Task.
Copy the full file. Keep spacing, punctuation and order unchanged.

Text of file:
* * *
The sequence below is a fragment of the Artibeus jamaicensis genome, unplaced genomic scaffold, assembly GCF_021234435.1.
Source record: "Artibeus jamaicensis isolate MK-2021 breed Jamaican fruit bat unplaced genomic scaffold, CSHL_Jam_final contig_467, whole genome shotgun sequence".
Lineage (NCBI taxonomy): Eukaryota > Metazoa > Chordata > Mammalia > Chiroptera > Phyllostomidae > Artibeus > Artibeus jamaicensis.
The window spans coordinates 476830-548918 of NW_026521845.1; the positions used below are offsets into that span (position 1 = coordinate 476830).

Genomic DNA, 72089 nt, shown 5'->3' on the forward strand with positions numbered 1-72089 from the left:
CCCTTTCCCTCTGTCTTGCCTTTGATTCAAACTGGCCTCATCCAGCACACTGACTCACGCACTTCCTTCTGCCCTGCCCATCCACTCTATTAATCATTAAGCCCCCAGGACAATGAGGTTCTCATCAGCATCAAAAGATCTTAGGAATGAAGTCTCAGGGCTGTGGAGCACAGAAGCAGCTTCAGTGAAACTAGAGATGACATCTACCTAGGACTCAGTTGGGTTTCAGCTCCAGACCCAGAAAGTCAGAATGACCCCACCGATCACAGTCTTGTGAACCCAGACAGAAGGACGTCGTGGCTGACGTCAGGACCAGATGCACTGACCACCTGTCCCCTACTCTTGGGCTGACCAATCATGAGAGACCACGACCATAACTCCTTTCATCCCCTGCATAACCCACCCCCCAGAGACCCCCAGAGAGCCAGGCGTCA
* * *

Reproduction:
The sequence below is a fragment of the Artibeus jamaicensis genome, unplaced genomic scaffold, assembly GCF_021234435.1.
Source record: "Artibeus jamaicensis isolate MK-2021 breed Jamaican fruit bat unplaced genomic scaffold, CSHL_Jam_final contig_467, whole genome shotgun sequence".
Lineage (NCBI taxonomy): Eukaryota > Metazoa > Chordata > Mammalia > Chiroptera > Phyllostomidae > Artibeus > Artibeus jamaicensis.
The window spans coordinates 476830-548918 of NW_026521845.1; the positions used below are offsets into that span (position 1 = coordinate 476830).

Genomic DNA, 72089 nt, shown 5'->3' on the forward strand with positions numbered 1-72089 from the left:
CCCTTTCCCTCTGTCTTGCCTTTGATTCAAACTGGCCTCATCCAGCACACTGACTCACGCACTTCCTTCTGCCCTGCCCATCCACTCTATTAATCATTAAGCCCCCAGGACAATGAGGTTCTCATCAGCATCAAAAGATCTTAGGAATGAAGTCTCAGGGCTGTGGAGCACAGAAGCAGCTTCAGTGAAACTAGAGATGACATCTACCTAGGACTCAGTTGGGTTTCAGCTCCAGACCCAGAAAGTCAGAATGACCCCACCGATCACAGTCTTGTGAACCCAGACAGAAGGACGTCGTGGCTGACGTCAGGACCAGATGCACTGACCACCTGTCCCCTACTCTTGGGCTGACCAATCATGAGAGACCACGACCATAACTCCTTTCATCCCCTGCATAACCCACCCCCCAGAGACCCCCAGAGAGCCAGGCGTCA